LW: There were a handful of bipartisan bills that moved in that direction in 2022. And there’s one floating around the Senate now that goes a bit further. It’s led by Republican Bill Cassidy and supported by Dems like Tim Warner and Tom Carper. It’s still in draft stage, Dan, but as of right now, it actually seems like it would touch on all three M’s. 

DG: Alright, definitely sounds like something to keep an eye on.

LW: Yeah, and I should add, Dan, that even if that bill dies the Biden administration has been chipping away here. Maybe the most important thing they’ve done? Pushed states to offer more integrated options. That said, there is a lot more they could do. 

DG: So if you had to sum it up, Leslie, it sounds like you’d say people are cautiously optimistic we’ll keep seeing at least a bit of movement.

LW: Yeah I think that’s right. Whether through Congress or the administration, most people I spoke to were optimistic — with a heavy dose of caution — that we’ll see at least some incremental progress here.

DG: Leslie Walker, thanks for your reporting on this important story. 

LW: My pleasure, Dan.

DG: Saleema Render-Hornsby is also finally feeling like things are headed in a positive direction. Just last month, a year and a half after first seeing ICS about a new wheelchair, her Medicaid insurance plan approved the request.

SRH: I  jumped. I got really happy and a little bit relieved. It is less stress on me that I don’t have to think about that after all the other stuff I have to think about.

DG: Jean Minkel’s team at ICS had fired their last shot, filed for a hearing with the state department of health to review the Medicaid plan’s earlier denial. Not long after, the plan decided on their own to reconsider Saleema’s request.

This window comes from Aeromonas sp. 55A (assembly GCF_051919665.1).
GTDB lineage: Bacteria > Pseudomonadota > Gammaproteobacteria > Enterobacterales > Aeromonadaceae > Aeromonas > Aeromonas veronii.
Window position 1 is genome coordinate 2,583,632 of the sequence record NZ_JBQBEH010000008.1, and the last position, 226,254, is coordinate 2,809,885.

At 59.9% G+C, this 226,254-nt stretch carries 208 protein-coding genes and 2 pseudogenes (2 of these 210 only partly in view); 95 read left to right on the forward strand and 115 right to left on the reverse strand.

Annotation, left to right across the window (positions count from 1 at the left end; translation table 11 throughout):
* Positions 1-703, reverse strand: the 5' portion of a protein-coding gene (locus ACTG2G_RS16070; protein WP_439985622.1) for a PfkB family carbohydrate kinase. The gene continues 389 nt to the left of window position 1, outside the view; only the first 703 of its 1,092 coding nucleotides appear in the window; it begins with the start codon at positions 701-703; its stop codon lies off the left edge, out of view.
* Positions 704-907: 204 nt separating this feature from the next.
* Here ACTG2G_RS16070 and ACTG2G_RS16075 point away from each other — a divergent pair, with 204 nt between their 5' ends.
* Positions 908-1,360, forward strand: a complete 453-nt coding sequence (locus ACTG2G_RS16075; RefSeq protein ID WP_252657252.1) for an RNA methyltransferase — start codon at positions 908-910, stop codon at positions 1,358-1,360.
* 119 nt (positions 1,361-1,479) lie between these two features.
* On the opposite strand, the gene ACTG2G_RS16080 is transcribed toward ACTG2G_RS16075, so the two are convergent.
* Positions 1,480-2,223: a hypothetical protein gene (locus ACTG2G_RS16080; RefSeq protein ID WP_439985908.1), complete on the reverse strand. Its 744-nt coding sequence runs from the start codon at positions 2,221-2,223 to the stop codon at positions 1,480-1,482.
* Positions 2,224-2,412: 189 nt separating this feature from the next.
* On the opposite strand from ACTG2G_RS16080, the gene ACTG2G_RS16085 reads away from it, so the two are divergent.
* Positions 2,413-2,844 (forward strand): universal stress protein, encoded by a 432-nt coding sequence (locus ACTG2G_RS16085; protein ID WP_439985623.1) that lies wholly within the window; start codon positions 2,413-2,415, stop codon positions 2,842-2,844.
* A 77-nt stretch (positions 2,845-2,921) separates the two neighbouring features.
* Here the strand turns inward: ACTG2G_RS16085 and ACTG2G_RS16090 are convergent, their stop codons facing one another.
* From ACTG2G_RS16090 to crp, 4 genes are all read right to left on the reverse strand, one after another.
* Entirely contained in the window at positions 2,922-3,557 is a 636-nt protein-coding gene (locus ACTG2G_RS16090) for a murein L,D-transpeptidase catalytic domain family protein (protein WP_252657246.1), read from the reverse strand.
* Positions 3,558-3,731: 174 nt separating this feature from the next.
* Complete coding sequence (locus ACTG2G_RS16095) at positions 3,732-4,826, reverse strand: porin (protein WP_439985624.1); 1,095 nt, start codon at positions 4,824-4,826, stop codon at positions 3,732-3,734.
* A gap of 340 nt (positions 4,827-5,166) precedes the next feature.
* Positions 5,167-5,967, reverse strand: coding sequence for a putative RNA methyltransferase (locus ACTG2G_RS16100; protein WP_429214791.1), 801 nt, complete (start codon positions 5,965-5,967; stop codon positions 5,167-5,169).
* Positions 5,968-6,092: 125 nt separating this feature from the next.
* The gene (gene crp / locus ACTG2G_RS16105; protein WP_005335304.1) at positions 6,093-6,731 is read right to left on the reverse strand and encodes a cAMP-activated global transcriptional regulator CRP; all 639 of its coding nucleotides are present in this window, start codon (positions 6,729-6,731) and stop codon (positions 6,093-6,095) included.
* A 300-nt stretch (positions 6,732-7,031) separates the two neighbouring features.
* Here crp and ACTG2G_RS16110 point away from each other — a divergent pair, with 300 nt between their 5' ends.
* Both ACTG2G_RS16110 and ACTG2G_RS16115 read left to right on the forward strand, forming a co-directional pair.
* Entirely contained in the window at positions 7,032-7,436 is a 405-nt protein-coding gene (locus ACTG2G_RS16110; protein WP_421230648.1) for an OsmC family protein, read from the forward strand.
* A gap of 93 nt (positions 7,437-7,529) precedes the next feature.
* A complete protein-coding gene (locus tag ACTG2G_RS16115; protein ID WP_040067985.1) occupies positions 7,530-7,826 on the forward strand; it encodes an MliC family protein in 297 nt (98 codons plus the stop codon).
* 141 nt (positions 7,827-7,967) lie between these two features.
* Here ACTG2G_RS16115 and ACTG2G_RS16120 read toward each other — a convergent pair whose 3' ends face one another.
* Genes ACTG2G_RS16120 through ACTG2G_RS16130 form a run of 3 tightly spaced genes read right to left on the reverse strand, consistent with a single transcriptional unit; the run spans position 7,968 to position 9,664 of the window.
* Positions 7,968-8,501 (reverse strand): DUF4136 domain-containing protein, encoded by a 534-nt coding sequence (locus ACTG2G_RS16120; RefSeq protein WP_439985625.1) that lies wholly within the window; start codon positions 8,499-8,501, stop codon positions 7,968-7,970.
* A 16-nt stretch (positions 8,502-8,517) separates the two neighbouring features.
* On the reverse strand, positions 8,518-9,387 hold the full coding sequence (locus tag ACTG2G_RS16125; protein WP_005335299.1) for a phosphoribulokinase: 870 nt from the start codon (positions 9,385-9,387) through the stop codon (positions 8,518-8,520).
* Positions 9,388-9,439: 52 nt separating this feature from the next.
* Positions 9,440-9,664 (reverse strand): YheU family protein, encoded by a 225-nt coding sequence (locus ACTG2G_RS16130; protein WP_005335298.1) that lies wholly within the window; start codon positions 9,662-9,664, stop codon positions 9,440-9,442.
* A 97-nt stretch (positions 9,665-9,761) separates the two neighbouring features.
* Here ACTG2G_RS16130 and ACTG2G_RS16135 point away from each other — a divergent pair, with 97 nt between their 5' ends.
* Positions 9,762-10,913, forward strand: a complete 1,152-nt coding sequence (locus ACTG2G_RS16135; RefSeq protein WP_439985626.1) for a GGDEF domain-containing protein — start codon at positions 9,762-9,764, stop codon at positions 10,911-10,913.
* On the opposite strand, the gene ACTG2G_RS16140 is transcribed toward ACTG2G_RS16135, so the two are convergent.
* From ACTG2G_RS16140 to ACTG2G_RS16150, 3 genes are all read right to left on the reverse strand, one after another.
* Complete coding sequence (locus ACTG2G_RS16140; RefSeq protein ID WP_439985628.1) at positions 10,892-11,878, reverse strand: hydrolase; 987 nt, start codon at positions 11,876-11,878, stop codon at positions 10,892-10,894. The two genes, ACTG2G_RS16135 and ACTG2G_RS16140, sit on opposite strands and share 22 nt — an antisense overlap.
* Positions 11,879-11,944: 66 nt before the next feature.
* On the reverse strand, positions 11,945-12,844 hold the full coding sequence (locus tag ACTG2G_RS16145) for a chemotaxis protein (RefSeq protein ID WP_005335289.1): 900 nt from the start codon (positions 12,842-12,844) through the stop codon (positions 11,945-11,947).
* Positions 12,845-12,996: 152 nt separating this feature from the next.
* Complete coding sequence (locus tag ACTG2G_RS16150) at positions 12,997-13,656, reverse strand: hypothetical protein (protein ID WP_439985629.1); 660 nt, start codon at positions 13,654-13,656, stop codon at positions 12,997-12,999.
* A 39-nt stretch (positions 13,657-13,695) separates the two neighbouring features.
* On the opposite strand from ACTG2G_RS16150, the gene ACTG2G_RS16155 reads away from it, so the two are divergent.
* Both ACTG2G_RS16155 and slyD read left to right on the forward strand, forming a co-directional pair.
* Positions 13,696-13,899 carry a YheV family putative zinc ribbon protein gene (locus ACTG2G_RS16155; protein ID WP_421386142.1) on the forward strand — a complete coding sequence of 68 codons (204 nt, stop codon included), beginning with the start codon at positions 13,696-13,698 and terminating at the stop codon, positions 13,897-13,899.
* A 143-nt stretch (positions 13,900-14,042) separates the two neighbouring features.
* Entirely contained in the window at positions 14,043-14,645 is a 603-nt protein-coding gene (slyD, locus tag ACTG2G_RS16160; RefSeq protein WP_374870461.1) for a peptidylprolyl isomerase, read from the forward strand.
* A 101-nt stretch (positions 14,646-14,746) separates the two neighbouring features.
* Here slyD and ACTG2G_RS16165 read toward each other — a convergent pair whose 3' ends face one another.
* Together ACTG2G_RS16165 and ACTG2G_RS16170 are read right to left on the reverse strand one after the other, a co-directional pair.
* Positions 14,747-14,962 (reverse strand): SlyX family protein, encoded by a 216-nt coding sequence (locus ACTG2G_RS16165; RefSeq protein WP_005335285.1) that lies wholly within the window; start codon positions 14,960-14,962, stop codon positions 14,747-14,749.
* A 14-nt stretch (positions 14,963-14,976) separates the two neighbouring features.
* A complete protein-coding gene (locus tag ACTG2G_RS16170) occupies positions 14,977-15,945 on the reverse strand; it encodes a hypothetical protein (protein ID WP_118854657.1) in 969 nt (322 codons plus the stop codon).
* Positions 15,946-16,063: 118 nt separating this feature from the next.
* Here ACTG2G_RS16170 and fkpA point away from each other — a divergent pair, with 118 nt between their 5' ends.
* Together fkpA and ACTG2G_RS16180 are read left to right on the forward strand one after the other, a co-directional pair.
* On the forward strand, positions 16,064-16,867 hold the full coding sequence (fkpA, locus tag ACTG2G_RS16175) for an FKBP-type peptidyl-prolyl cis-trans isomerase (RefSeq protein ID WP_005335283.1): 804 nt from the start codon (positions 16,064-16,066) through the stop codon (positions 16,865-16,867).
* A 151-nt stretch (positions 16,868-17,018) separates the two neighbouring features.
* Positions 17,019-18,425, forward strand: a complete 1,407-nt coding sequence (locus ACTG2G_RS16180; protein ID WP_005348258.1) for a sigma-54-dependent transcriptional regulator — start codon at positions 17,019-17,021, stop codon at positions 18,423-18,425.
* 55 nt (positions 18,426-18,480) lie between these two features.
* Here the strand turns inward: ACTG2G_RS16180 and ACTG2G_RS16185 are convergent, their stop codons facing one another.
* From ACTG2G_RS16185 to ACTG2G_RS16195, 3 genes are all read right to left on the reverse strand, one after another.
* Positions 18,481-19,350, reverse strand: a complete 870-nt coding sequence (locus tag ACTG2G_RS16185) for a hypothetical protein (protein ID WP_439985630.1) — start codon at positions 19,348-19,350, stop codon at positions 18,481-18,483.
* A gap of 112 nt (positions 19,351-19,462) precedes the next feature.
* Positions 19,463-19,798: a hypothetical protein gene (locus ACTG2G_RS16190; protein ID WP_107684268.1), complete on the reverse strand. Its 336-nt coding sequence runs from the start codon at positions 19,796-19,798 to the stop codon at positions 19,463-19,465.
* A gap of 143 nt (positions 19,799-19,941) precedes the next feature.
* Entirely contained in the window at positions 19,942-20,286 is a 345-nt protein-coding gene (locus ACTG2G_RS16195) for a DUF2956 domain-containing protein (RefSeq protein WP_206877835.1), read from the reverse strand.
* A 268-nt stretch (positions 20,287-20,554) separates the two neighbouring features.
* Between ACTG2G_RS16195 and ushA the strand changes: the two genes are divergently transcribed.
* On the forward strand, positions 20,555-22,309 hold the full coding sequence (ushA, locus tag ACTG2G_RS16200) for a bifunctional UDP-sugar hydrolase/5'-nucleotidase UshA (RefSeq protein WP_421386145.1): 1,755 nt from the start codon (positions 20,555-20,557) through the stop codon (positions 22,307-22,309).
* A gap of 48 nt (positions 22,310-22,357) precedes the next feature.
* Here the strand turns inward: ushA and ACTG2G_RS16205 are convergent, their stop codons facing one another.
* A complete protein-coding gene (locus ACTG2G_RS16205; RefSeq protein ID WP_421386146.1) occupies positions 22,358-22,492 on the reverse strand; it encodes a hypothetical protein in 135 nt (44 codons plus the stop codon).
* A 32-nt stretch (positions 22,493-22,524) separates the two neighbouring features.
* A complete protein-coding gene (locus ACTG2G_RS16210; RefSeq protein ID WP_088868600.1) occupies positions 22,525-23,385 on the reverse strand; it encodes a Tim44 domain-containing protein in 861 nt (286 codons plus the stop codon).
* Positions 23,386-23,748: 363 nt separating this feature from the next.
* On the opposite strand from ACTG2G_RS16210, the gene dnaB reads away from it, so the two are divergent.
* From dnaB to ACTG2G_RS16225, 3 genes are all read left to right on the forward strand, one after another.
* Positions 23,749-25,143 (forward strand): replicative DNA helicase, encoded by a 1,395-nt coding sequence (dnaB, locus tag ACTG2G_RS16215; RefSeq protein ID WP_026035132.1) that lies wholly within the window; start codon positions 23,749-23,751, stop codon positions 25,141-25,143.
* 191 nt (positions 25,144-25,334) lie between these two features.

She did have to redo all her paperwork and it could still take weeks or even months for the chair to show up, but Saleema’s circled a wheels down date that she’s pulling for: October 17 — her birthday.

DG: All this mental math the last 18 months — weighing the risks of going out, sacrificing her joy for the sake of her safety— it’s exhausted Saleema.

She says she’s ready to do a different kind of gambling. 

SRH: I’m going to Vegas. [Laughs] Yeah, a little bit of gambling, a little bit of sightseeing. I want to go see the Hoover Dam and the Grand Canyon.

DG: Saleema knows hiccups are still possible, even likely, but she’s cautiously optimistic.

I’m Dan Gorenstein. This is Tradeoffs.

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Episode Resources

Episode Credits


Jose Figueroa, MD, MPH, Assistant Professor of Health Policy and Management, Harvard T.H. Chan School of Public Health

Jean Minkel, PT, ATP, Senior Vice President of Rehab and Mobility Services, Independence Care System

Rochelle Render, advocate and mother of Saleema Render-Hornsby

Saleema Render-Hornsby, dually eligible person

Allison Rizer, Principal, ATI Advisory

Leslie Walker, Senior Producer/Reporter, Tradeoffs

The Tradeoffs theme song was composed by Ty Citerman, with additional music this episode from Blue Dot Sessions and Epidemic Sound.

This episode was reported by Leslie Walker, edited by Dan Gorenstein and Cate Cahan, and mixed by Andrew Parrella and Cedric Wilson.

Special thanks to: Chris Engelhardt and Brandon Wilson 

Additional thanks to: Amber Christ, Kenton Johnston, Eric Roberts, the Tradeoffs Advisory Board and our stellar staff!